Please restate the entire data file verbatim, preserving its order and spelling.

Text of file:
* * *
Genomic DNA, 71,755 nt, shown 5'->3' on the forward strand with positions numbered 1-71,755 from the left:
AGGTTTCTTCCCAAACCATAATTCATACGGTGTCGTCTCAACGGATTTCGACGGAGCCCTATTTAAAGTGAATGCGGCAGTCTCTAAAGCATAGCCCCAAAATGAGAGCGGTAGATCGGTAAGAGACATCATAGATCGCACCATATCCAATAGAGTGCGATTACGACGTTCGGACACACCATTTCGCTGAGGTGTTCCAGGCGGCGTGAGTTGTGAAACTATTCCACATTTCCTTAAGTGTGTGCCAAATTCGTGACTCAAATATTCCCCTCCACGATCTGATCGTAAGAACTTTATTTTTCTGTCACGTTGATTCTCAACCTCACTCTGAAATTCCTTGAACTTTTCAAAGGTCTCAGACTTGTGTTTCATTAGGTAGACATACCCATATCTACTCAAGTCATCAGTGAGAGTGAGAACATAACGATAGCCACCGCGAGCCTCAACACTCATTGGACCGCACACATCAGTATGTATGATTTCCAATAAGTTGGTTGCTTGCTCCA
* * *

Genomic DNA, 71,755 nt, shown 5'->3' on the forward strand with positions numbered 1-71,755 from the left:
AGGTTTCTTCCCAAACCATAATTCATACGGTGTCGTCTCAACGGATTTCGACGGAGCCCTATTTAAAGTGAATGCGGCAGTCTCTAAAGCATAGCCCCAAAATGAGAGCGGTAGATCGGTAAGAGACATCATAGATCGCACCATATCCAATAGAGTGCGATTACGACGTTCGGACACACCATTTCGCTGAGGTGTTCCAGGCGGCGTGAGTTGTGAAACTATTCCACATTTCCTTAAGTGTGTGCCAAATTCGTGACTCAAATATTCCCCTCCACGATCTGATCGTAAGAACTTTATTTTTCTGTCACGTTGATTCTCAACCTCACTCTGAAATTCCTTGAACTTTTCAAAGGTCTCAGACTTGTGTTTCATTAGGTAGACATACCCATATCTACTCAAGTCATCAGTGAGAGTGAGAACATAACGATAGCCACCGCGAGCCTCAACACTCATTGGACCGCACACATCAGTATGTATGATTTCCAATAAGTTGGTTGCTTGCTCCA